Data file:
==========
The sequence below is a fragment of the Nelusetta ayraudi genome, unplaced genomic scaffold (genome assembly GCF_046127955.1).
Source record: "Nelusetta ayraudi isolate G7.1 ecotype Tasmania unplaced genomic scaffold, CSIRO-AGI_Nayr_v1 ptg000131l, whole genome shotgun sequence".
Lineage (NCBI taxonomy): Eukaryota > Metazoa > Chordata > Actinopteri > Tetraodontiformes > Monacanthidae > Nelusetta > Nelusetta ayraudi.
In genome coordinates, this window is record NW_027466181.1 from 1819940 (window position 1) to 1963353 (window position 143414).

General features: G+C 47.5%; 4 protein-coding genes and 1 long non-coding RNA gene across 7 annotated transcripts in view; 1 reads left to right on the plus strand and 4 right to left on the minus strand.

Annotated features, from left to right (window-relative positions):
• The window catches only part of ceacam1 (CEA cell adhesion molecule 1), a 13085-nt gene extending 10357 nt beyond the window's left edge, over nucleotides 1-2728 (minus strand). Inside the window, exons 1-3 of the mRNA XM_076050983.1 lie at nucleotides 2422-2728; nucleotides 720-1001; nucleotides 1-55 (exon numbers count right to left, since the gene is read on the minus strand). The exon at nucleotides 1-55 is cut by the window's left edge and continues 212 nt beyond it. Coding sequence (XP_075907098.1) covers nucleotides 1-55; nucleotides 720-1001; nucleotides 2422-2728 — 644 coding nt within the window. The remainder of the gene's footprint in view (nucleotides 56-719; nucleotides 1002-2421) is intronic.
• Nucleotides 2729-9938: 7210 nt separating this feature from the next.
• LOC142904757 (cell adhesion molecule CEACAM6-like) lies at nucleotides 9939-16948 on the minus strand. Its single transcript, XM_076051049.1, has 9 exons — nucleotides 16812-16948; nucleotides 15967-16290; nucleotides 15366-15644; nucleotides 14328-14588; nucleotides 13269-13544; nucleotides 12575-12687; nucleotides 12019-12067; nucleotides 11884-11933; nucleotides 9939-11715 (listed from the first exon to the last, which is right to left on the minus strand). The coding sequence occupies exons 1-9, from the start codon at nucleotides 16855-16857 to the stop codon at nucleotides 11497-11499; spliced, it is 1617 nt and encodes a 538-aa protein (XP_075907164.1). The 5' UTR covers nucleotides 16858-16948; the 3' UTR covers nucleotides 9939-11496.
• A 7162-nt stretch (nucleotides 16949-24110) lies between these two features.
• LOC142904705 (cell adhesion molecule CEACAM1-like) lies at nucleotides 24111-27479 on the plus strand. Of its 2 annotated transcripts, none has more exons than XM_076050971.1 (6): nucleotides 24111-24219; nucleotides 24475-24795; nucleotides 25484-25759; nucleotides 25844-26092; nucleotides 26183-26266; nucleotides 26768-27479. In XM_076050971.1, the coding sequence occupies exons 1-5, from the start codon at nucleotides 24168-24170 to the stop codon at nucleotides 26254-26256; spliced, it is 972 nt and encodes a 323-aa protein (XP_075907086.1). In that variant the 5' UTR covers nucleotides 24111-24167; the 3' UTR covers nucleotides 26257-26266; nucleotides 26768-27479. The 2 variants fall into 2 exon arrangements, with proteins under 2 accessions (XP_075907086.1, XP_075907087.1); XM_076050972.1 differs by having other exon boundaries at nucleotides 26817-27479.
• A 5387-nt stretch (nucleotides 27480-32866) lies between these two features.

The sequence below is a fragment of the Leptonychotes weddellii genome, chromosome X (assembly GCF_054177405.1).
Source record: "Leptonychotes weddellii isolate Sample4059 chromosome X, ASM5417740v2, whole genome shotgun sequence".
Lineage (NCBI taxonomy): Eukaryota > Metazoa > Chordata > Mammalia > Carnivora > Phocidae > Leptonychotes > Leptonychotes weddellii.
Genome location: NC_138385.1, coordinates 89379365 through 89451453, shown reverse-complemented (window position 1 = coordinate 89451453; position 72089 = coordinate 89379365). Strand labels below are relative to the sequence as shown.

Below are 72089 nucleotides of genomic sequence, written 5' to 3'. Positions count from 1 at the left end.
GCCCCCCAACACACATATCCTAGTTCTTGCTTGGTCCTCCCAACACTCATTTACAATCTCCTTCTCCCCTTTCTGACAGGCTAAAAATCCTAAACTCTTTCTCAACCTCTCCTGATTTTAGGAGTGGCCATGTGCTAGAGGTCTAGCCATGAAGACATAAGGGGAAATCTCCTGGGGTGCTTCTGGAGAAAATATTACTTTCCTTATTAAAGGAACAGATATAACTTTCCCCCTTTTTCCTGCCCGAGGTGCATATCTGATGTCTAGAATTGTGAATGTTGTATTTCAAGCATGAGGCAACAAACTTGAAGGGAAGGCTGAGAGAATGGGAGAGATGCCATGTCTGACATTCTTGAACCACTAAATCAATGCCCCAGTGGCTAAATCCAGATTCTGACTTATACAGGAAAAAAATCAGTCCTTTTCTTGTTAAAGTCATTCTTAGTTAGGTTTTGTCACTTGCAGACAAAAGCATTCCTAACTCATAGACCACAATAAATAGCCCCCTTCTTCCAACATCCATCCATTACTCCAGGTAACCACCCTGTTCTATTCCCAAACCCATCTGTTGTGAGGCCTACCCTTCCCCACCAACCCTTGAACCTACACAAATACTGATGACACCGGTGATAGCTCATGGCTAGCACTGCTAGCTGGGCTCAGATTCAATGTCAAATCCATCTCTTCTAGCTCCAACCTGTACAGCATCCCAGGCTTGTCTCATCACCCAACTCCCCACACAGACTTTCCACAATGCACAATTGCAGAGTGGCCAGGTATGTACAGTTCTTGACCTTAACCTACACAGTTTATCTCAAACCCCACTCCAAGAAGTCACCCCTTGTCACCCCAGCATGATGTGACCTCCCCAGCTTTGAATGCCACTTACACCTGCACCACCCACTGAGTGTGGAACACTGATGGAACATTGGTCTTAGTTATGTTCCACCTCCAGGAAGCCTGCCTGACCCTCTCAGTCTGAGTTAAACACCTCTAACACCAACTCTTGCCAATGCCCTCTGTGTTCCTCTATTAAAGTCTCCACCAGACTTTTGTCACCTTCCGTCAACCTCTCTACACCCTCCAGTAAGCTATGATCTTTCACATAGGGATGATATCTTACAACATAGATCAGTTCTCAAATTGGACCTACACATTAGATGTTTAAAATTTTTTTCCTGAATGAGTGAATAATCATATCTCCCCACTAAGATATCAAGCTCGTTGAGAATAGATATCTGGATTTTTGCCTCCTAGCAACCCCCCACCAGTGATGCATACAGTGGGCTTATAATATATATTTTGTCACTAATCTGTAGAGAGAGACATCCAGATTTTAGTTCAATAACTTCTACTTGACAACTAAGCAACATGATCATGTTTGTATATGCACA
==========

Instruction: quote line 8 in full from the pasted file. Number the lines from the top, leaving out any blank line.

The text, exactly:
• Nucleotides 2729-9938: 7210 nt separating this feature from the next.